Writing Tip — Time Management

work-managementw-907669_1280Over a month ago, I wrote a post about how I was struggling to create a doable writing schedule. Click here for that post.

Since that time, I’ve been working hard to establish a schedule and thought I’d share what I had learned.

  1. Analyze your time constraints. I examined the tasks I must do and how much time these take. I can’t alter the school run in the morning. It takes me over two hours to get the kids to school, and that’s all there is to it. When the kids get home, I have to oversee homework. I can’t write and help them with homework at the same time, so the evenings on the weekdays are out.
  2. Figure out the best time to write. This is easier for me than some people because my kids are in school during the weekdays. When I’d completed all the necessary, unchangeable tasks, I found I had four hours during the weekdays to write. Problem was, during those four hours, I still had shopping, cleaning, and other work to do.
  3. Choose a reasonable schedule. If you aren’t finding any time to write now, don’t set a goal of an hour a day. Try ten minutes. With my four hours, I decided to devote two hours to writing, which includes my blog, responding to comments on my blog, my novel, and any other kind of writing.
  4. Once you set a schedule, stick to it. At the Ohio Christian Writer’s Conference, Edie Melson said if you don’t fiercely guard your schedule, no one will take your writing seriously. Give any new writing schedule two months to see if it will work for you.

It hasn’t been easy trying to get in two hours each weekday, and sometimes, with appointments and other one-time demands, I can’t. But now that I have the goal in mind, I can focus my writing efforts, and I don’t get frustrated trying to shoehorn writing in between grocery shopping and school dismissal.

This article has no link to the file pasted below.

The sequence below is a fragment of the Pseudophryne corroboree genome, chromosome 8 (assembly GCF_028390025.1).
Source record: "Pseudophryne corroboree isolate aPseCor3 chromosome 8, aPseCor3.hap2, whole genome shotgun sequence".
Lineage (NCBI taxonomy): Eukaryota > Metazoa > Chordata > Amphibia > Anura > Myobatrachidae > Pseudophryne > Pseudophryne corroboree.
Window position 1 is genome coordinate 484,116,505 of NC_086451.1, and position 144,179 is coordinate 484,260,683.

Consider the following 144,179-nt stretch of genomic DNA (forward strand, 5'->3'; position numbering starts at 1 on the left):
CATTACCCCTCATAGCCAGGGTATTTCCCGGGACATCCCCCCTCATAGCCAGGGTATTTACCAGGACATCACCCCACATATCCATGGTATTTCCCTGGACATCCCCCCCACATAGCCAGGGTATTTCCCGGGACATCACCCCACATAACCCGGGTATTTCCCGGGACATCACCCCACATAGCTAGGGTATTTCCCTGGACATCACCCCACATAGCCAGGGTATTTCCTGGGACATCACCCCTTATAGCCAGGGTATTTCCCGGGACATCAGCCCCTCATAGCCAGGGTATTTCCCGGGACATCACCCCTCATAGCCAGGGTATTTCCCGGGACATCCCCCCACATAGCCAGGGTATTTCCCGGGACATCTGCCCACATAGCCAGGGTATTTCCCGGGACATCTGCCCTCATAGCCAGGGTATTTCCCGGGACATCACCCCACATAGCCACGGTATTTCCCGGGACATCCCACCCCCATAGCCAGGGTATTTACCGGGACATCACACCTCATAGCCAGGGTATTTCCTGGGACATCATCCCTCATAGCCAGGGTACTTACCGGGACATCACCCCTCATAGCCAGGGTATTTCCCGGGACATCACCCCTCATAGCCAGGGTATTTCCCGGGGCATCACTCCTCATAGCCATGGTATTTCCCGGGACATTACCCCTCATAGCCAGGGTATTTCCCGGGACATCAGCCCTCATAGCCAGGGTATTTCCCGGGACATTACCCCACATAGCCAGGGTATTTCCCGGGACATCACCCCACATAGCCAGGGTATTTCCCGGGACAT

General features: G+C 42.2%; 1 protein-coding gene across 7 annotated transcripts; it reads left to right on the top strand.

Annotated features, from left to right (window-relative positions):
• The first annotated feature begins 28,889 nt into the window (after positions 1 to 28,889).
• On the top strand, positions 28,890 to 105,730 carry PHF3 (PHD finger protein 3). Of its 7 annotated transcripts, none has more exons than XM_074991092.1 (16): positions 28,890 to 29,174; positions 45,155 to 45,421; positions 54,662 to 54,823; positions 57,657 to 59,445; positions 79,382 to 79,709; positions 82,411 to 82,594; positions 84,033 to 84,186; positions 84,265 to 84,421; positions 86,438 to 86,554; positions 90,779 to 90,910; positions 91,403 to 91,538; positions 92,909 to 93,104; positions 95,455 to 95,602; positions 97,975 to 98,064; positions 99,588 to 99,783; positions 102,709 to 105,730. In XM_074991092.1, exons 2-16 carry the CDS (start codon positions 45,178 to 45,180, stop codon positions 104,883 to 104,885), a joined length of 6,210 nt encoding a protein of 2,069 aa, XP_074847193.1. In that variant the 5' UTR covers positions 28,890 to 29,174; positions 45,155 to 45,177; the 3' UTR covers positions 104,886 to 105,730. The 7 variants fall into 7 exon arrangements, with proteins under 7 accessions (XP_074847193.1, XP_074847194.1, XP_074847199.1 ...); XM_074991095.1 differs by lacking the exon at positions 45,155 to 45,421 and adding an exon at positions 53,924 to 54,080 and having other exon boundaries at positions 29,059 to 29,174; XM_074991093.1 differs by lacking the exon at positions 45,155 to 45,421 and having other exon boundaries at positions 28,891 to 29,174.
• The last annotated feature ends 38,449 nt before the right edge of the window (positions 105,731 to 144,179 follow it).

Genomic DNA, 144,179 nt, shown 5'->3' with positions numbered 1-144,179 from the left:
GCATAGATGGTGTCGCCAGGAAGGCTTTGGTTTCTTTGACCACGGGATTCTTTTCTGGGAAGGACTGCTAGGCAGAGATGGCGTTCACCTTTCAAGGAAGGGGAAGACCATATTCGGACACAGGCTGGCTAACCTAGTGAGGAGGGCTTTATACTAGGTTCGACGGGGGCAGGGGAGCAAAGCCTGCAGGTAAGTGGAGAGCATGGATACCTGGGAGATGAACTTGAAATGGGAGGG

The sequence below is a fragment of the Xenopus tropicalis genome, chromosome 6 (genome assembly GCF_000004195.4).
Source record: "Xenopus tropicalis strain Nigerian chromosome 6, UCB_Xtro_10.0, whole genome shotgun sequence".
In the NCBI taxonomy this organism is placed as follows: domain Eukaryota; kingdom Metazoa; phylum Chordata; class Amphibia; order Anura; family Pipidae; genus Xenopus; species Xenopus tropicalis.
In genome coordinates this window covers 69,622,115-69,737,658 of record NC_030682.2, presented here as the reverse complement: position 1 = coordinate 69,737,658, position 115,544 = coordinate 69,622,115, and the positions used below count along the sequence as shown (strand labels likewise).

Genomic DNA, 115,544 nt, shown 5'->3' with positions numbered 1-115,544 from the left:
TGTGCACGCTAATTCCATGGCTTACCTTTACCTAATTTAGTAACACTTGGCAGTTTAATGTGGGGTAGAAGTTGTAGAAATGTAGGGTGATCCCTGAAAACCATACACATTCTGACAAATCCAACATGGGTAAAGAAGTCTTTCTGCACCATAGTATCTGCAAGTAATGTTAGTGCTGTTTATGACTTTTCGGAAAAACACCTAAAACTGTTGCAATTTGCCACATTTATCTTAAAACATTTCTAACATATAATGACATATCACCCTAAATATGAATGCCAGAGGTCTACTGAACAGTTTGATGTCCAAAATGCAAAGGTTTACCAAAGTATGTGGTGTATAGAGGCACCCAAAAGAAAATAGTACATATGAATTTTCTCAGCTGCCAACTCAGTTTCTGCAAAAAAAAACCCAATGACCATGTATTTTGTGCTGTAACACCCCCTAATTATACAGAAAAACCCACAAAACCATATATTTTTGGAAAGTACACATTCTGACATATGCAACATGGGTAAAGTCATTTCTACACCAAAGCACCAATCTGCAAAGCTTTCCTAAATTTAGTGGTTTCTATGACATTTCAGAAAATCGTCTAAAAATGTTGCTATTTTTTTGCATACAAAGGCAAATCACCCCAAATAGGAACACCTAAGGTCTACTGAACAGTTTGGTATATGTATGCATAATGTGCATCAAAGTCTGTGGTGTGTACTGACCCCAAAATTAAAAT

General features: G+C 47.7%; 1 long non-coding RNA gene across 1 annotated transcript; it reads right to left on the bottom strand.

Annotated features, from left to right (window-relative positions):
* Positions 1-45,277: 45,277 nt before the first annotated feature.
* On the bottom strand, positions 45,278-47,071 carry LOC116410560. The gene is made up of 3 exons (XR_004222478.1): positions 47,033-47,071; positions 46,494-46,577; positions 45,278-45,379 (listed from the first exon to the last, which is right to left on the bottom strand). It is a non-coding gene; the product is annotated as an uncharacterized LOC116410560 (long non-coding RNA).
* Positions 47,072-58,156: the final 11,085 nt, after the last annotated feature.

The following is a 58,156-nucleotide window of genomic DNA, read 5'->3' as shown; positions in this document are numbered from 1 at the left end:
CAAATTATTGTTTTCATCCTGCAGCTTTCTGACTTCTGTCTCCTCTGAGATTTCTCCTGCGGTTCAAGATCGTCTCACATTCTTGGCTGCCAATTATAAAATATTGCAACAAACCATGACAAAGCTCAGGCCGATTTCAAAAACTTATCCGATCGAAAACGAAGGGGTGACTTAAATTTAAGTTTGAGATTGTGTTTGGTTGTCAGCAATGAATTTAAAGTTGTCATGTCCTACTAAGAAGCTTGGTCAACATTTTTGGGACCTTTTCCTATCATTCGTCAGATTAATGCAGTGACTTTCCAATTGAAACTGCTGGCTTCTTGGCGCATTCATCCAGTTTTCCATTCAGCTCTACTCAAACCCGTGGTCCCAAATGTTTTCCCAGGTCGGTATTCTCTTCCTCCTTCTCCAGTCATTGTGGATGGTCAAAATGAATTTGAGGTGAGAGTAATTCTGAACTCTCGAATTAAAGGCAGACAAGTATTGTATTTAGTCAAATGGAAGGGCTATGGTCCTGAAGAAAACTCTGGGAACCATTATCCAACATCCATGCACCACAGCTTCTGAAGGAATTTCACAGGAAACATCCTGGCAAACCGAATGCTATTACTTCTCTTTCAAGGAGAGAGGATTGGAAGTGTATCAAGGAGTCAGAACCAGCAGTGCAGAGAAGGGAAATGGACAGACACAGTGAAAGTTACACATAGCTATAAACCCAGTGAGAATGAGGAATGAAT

What have you learned about establishing a writing schedule?

Writing Tip — Time Management

finding the time to writeLately, when it comes to managing my time so I can write, I feel like the narrator in Patrick F. McManus’s story “Controlling My Life” from the book Real Ponies Don’t Go Oink!

“I just read a book on how to get control of my time and therefore of my life. My time has always had a tendency to slip away from me and do as it pleases. My life  follows it, like a puppy after an untrained bird dog. Come night, my life shows up, usually covered with mud and full of stickers, exhausted by grinning happily. My time never returns.”

Here are two different views on how to schedule time to write. The first post is about “binge writing”, setting aside a large block of time to get a lot written in one session. The second advises setting a small daily goal and writing every day.

I know I am not a binge writer. I like variety in my life. So doing an hour or two a day while the kids are at school is perfect for me. But I haven’t been able to find that hour or two with all the demands of running my home and taking care of my kids and husband, whose job is demanding and has irregular hours.

While I have been able to keep up on my blog, I haven’t found the time to revise my first novel or make much headway on a new one.

So I am interested in other people’s writing schedules. How do you find time to do the writing you must do and the writing you want to do?

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